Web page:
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Measuring the success of an objective structured clinical examination for dietetic students

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Abstract:

Abstract Background: 

Growing requirements to train more dietetic students greatly increase the teaching burden on clinical supervisors. This may be reduced if students can develop basic nutrition assessment skills before they commence clinical placement. To test achievement of these skills by Australian dietetic students, a preclinical objective structured clinical examination (OSCE) was developed. Performance at this OSCE was then compared with the performance at first clinical placement. Methods: 

An OSCE was developed to test preclinical skills during the third year of a 4-year dietetic degree. Learning outcomes relating to nutritional assessment skills were assessed via a 1-h preclinical examination. Student application of these skills was then assessed after the first clinical placement, when performance was compared with the results at the preclinical OSCE. Results:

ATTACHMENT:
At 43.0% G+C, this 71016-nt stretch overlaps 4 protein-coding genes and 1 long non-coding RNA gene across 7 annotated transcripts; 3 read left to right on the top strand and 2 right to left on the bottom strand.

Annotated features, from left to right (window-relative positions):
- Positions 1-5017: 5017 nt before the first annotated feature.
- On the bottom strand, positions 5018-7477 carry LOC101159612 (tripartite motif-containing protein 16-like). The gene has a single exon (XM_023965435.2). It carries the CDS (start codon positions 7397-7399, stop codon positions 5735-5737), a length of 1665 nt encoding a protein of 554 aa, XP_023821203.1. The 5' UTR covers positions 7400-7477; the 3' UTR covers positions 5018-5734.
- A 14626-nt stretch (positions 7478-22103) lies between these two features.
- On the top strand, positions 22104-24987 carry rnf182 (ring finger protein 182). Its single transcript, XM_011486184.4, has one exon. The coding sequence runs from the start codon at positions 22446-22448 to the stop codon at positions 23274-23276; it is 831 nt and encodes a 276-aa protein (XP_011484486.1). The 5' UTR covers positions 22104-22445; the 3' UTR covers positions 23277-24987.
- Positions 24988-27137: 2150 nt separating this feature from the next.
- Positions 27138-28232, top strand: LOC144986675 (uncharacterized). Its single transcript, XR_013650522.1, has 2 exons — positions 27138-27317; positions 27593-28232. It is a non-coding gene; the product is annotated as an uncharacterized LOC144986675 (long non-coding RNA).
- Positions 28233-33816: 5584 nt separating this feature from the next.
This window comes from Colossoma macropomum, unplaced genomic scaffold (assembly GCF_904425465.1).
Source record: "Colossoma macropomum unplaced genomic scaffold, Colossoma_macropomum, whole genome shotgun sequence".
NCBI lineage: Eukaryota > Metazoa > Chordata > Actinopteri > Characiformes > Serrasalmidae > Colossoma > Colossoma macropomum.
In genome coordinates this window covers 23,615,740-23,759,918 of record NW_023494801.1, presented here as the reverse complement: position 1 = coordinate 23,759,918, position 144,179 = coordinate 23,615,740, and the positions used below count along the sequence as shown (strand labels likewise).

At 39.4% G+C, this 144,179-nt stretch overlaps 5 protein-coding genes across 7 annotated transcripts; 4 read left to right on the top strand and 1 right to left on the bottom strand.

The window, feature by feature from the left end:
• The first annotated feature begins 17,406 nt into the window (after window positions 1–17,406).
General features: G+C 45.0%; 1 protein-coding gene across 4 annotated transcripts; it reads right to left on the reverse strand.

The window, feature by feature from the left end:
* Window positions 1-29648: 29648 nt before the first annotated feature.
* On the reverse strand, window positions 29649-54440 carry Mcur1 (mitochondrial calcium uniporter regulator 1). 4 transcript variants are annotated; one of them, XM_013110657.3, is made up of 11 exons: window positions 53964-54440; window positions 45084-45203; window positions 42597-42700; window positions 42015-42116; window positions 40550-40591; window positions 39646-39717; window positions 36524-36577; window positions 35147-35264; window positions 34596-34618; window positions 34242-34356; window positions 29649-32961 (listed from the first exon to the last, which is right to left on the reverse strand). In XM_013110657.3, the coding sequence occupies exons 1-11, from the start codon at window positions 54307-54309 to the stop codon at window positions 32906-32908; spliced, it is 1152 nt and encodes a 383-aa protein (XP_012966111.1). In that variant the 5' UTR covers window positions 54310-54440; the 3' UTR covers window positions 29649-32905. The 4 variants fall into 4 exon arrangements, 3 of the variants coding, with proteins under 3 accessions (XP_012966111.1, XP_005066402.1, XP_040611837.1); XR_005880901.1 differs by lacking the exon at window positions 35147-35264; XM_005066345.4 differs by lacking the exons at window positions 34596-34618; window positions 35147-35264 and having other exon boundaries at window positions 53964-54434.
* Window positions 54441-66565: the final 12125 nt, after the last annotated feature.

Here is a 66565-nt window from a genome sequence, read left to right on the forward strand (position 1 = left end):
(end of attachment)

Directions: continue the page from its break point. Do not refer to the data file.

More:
One hundred and ninety-three students completed the preclinical OSCE and first clinical placement during the period 2002–2007. A strong relationship was observed for individual student scores at the OSCE and the score achieved at the end of clinical placement (β = 0.66; 95% confidence interval = 0.46–0.86; P <0.0001). This relationship was maintained even when outliers were removed. No specific year effect was apparent. Conclusions: 

A third-year preclinical dietetic OSCE was found to be a valuable method of formative assessment for assisting dietetic students with the preparation for their first clinical placement. It aided the early identification of those students who are likely to do less well on their first clinical placement.

Keywords: OSCE; competency-based education; dietetic education; preclinical; predictive; undergraduate

Document Type: Research Article

DOI: https://doi.org/10.1111/j.1365-277X.2010.01050.x

Affiliations: 1: Nutrition and Dietetics Unit, Department of Medicine, Monash University, Melbourne, Victoria, Australia 2: Department of Epidemiology and Preventive Medicine, School of Public Health and Preventive Medicine, Monash University, Melbourne, Victoria, Australia

Publication date: 2010-06-01

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